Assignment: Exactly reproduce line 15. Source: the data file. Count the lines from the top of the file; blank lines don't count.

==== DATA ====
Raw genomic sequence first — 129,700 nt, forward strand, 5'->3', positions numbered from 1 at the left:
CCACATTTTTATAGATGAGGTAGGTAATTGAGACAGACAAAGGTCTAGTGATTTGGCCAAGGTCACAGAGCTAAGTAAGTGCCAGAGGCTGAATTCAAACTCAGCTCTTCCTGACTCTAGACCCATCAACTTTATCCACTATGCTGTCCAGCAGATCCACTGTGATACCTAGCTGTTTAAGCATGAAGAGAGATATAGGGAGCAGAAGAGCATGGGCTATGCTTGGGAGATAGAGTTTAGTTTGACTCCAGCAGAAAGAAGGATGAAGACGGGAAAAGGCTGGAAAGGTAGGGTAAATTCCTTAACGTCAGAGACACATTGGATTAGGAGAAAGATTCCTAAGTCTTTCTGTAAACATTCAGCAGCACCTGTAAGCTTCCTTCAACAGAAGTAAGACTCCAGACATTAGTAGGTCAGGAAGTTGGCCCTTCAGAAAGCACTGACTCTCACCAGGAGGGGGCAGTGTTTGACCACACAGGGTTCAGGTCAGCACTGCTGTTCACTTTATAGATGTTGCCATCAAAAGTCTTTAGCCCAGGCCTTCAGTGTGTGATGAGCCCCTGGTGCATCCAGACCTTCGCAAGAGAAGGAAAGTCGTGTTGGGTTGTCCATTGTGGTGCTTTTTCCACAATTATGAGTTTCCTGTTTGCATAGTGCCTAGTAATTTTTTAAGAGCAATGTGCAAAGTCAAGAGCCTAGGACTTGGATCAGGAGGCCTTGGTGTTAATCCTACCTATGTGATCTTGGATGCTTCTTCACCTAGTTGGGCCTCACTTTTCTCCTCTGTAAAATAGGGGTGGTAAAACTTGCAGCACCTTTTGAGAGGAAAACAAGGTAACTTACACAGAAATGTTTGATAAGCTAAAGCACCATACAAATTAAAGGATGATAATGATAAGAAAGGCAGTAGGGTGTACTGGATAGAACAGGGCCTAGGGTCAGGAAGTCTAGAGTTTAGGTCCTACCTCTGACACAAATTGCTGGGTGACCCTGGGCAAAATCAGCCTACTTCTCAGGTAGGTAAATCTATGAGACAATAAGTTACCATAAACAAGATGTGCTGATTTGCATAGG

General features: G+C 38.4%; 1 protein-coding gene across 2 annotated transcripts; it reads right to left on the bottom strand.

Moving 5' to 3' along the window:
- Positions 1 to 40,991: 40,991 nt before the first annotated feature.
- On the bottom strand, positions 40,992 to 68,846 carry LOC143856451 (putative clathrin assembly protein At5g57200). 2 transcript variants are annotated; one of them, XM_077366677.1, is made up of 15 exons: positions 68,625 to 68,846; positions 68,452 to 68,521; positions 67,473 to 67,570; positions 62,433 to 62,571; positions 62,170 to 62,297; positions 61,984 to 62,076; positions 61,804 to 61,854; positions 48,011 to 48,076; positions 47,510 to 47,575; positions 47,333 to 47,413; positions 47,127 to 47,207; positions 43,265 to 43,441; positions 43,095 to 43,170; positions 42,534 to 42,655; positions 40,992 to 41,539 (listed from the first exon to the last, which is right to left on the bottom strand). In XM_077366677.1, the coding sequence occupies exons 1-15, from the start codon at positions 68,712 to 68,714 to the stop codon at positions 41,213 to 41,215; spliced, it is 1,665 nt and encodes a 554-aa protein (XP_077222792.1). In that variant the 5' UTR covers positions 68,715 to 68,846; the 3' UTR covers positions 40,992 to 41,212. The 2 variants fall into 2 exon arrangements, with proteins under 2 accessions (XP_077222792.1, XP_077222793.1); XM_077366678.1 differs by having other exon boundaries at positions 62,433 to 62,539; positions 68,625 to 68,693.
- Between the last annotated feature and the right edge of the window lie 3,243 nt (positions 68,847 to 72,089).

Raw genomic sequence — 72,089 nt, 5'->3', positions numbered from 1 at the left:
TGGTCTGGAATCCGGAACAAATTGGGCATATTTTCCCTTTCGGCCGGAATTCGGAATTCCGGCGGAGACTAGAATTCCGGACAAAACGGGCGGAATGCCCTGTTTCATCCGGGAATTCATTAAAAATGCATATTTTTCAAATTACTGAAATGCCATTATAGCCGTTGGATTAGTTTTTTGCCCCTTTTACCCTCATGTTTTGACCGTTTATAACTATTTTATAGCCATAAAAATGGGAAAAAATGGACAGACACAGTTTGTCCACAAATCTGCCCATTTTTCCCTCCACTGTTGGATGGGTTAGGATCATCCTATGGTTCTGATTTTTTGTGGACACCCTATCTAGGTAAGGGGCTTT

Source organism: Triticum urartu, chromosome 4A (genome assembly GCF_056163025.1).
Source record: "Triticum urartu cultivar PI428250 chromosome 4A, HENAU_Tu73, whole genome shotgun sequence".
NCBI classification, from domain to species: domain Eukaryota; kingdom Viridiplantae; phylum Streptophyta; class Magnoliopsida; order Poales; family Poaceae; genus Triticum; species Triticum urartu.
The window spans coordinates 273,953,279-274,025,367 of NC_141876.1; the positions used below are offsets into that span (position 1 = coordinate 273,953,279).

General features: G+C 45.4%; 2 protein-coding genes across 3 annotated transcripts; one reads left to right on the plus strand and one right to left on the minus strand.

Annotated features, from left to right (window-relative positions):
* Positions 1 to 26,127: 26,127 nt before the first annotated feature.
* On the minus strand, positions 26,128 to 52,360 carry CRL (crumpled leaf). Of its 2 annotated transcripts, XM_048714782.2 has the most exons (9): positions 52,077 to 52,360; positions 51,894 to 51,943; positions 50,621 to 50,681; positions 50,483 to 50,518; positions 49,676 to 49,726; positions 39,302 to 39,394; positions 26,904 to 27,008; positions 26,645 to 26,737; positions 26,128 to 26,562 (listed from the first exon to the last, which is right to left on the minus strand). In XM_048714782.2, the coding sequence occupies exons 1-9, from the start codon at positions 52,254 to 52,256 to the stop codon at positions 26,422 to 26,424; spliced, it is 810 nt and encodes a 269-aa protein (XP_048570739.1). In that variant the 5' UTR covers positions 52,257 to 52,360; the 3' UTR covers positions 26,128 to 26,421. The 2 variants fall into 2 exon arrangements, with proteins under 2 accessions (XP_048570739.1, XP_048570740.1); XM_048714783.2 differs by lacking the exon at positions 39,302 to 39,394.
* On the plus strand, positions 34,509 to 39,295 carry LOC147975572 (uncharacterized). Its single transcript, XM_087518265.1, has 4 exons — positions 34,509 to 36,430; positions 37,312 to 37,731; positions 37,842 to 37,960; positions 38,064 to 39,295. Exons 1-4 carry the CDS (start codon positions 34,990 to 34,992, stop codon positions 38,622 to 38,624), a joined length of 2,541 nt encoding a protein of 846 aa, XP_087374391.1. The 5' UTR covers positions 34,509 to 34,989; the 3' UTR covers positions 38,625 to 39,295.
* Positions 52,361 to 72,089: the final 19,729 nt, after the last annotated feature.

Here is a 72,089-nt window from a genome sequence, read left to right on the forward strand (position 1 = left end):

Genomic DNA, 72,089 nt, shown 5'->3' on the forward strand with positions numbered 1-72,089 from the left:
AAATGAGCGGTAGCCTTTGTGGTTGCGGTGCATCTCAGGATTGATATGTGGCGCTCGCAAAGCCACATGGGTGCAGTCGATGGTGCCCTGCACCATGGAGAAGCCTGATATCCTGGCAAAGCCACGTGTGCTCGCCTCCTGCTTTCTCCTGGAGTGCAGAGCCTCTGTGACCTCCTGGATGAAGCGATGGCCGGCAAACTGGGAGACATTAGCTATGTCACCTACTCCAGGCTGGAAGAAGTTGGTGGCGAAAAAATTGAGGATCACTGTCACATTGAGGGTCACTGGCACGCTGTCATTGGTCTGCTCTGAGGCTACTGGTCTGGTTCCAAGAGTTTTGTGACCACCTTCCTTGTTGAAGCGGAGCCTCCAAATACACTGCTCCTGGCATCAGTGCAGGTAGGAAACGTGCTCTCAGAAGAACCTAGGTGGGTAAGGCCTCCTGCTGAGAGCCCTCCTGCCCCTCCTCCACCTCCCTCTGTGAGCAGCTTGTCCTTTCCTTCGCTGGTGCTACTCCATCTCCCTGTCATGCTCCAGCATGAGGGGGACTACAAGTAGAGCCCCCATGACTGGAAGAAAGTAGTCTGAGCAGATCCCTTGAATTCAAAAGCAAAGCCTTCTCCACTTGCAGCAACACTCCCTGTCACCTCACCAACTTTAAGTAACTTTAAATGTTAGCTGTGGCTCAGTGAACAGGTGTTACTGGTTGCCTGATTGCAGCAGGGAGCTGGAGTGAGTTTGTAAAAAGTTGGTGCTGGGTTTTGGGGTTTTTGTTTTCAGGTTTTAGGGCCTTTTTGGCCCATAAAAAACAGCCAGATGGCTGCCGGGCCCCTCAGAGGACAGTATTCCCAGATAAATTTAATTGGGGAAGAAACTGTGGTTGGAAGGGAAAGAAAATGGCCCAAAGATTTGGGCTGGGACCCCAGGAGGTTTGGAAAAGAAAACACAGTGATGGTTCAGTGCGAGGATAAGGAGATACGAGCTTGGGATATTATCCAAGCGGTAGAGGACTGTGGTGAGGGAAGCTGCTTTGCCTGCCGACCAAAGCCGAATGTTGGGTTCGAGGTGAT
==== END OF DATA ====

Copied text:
Annotated features, from left to right (window-relative positions):